Page-Turning American History

Those of us who love reading history are less and less inclined to read professional historians these days. History is, even more than most of the humanities, a left-wing profession. Historians are also, like most academics, more inclined to write for their colleagues than for the public. As a result, far too many books produced by tenured historians are gloomy, depressing, jargon-laden tracts with extremely limited audiences.

 
 
 
Throes of Democracy: The American Civil War Era, 1829-1877
Walter A. MacDougall, Harper, 816 pages, $34.95
Those of us who love reading history are less and less inclined to read professional historians these days. History is, even more than most of the humanities, a left-wing profession. Historians are also, like most academics, more inclined to write for their colleagues than for the public. As a result, far too many books produced by tenured historians are gloomy, depressing, jargon-laden tracts with extremely limited audiences.
 
This is why Walter A. MacDougall’s Throes of Democracy is a refreshing change. MacDougall, a University of Pennsylvania historian, is a conservative who won the Pulitzer Prize in 1985 for . . . The Heavens and the Earth, a history of American space programs. He is also a Vietnam veteran. But most importantly, he understands that the first purpose of history is storytelling, and that historians who accurately tell good stories will win large audiences.
 
MacDougall’s current project is a multi-volume history of the United States. An earlier volume, Freedom Just Around the Corner (2004), told the story of America from colonial times to 1829. Throes of Democracy continues our country’s history until 1877. Both books are what professional historians call “synthetic history,” in that they are not based on original archival research but instead synthesize a massive number of other books. (The footnotes to Throes of Democracy are more than 150 pages, and recommended reading.)
 
Throes of Democracy is an old-fashioned, patriotic history that is well worth reading. It is also acerbic and, at times, quirky. One of those quirks involves MacDougall interrupting his narrative each time a new state is admitted to tell the history of that state. This means you’ll learn a lot of state history missing from comparable books. For example, did you know that before the founders of Arkansas settled on that particular spelling, they thought the state’s name should be “Arkansaw” or “Arkansa?” (They then debated whether the state’s name should rhyme with Kansas.) Or that lightly populated Nevada, Nebraska, and Colorado didn’t have enough people to become states but obtained statehood early because Republicans were desperate for electoral votes in the elections of 1864, 1868, and 1876?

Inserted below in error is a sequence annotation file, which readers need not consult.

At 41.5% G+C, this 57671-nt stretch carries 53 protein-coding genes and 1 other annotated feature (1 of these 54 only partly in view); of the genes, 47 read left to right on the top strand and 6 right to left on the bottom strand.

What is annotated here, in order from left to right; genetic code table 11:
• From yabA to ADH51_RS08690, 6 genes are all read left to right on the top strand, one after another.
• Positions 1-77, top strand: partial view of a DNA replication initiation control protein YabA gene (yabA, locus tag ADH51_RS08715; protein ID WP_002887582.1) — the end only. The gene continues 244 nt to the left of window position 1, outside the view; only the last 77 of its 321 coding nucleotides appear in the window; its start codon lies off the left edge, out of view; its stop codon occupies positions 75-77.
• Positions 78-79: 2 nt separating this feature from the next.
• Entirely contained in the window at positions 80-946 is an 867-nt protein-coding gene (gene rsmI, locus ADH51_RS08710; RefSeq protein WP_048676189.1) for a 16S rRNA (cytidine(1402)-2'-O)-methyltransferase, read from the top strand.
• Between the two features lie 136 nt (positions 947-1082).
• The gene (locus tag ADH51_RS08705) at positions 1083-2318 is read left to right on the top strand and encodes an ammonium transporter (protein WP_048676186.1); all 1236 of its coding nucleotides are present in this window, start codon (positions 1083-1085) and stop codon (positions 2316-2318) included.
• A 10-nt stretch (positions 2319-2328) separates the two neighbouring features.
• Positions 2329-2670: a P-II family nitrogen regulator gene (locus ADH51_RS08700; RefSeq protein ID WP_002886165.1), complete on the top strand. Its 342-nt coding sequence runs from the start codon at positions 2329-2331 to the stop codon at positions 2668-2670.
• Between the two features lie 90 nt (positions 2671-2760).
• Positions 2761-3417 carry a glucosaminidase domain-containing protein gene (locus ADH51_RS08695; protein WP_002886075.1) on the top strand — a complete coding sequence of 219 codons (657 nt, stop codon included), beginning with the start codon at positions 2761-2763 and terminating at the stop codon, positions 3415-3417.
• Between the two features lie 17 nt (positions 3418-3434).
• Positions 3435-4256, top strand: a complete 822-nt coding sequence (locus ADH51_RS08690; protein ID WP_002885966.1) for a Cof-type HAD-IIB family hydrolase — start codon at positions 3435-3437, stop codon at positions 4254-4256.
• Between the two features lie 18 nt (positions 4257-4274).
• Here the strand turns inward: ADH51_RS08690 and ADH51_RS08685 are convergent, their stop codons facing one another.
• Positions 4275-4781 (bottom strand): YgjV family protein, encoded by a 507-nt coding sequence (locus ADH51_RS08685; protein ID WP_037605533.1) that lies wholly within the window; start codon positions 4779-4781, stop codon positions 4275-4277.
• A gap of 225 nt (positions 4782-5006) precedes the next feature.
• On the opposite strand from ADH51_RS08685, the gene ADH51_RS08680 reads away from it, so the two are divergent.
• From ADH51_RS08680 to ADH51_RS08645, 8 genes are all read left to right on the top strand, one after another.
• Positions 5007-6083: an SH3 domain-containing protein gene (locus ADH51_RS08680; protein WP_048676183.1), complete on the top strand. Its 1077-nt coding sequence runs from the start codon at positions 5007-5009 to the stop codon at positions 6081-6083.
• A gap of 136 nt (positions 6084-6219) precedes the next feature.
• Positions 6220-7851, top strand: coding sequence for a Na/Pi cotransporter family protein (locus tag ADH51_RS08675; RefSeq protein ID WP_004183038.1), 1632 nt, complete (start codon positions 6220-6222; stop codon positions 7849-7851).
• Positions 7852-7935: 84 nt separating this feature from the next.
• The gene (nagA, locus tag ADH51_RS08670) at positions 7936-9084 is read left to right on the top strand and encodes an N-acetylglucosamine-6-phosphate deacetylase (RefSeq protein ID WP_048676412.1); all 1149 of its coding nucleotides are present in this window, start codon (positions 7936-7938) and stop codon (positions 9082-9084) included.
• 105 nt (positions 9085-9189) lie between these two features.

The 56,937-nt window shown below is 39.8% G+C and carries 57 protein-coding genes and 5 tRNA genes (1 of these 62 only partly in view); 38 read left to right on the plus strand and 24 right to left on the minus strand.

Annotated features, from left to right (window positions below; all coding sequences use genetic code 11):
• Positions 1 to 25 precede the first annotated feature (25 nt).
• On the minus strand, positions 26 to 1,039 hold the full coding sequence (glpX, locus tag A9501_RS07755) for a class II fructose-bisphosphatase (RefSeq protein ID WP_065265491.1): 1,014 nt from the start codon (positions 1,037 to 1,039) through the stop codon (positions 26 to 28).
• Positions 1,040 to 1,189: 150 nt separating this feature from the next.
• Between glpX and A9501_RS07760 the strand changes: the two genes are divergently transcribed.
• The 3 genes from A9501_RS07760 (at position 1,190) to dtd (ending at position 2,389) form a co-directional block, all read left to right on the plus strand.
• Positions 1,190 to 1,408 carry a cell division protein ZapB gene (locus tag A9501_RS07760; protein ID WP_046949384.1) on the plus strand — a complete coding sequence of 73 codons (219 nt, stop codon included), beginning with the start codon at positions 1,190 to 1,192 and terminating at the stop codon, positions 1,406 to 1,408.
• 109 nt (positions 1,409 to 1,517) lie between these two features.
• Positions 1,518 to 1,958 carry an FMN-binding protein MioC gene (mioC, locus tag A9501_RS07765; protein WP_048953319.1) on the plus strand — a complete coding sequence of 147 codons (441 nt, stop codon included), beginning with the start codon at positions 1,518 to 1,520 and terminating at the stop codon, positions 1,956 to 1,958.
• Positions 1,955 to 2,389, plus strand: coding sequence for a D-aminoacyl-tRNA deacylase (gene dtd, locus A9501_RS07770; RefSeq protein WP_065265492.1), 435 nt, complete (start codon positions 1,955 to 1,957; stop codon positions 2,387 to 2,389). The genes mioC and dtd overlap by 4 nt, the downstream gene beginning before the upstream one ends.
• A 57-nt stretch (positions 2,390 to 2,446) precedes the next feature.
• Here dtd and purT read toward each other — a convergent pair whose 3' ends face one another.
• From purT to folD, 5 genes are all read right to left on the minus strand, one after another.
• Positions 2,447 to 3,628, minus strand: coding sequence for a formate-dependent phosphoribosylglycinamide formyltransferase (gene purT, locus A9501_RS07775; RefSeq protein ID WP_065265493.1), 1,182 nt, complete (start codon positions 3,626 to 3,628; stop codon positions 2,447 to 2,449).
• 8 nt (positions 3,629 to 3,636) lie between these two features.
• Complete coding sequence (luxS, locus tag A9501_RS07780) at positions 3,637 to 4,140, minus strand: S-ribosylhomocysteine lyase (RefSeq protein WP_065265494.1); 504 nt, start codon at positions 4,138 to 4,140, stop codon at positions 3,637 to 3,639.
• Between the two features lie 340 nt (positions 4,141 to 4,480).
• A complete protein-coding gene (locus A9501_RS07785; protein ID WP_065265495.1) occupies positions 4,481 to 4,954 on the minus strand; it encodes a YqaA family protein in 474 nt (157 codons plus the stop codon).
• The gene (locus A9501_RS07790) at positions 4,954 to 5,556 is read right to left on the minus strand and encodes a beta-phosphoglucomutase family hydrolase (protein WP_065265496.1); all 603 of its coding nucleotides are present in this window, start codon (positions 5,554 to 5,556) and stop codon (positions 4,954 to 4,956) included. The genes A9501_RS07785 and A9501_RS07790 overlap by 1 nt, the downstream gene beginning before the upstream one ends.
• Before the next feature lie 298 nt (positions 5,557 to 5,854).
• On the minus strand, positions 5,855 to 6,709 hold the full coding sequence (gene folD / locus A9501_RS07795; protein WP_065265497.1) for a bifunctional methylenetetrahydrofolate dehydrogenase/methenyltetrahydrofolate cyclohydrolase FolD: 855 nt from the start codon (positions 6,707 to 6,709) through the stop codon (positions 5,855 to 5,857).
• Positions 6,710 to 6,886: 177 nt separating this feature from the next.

MacDougall also does not believe in value-free history. He has heroes and villains. His heroes are competent military officers and entrepreneurs whose new ideas made our country better. For example, he notes that Andrew Carnegie and John D. Rockefeller, far from being “robber barons,” were innovators who steadily caused the price of oil and steel to fall. But MacDougall also has space for lesser-known innovators such as Dan Rice, whose circus was so popular that in the 1850s he became the first nationally known entertainer. (Among Rice’s innovations: He taught Americans that peanuts were enjoyable to eat — and fun to feed to elephants.)
 
MacDougall’s villains include nearly all politicians of the era, with the exception of Abraham Lincoln. Most of us might have thought that Daniel Webster was vaguely admirable; MacDougall disagrees. Webster, he writes, “had a face that scared children.” A famous speech Webster gave at Faneuil Hall in Boston fed “his own fame with a pretense of humility . . . . A man of strong Yankee principles, he was never religious except insofar as he worshipped himself.”
 
Webster isn’t the only egotist to face MacDougall’s wrath. The chief antagonists in this book are the woozy romantics and Transcendentalists who abandoned God in favor of “self-deification.” MacDougall in particular critiques Henry David Thoreau and Ralph Waldo Emerson for replacing faith in Jesus with faith in themselves.
 
While Throes of Democracy is not a Catholic history, it has a Catholic hero: Orestes Brownson, the neglected journalist and scholar who flourished in the 1850s and 1860s. Brownson was originally a Transcendentalist, but in the 1840s began a spiritual odyssey that led him to convert to Catholicism in 1844.
 
In his most important books, The Spirit-Rapper: An Autobiography (1854) and The American Republic (1865), Brownson argued that the Founding Fathers wanted religion to be separate from but equal to the state. He thought the Church should be a strong, independent, national moral beacon that would not be subject either to the state or to the whims of politicians.
 
In MacDougall’s view, Brownson’s diagnosis of America’s moral problems is accurate. “Lacking a shared spirituality and devotion to a common creator,” he writes, “Americans clung to a civil religion. They pretended, like Walt Whitman, that they were priests in a church of democracy, that their nation was a heaven under construction.”
 
Throes of Democracy is a vital, necessary, and entertaining guide to the history of our country.
 

Martin Morse Wooster’s reviews have appeared in the Wall Street Journal, Washington Post, and Washington Times.

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  • Martin Morse Wooster

    Martin Morse Wooster is a visiting fellow at the Capital Research Center, a contributing editor to Philanthropy, and a education book reviewer of The Washington Times.

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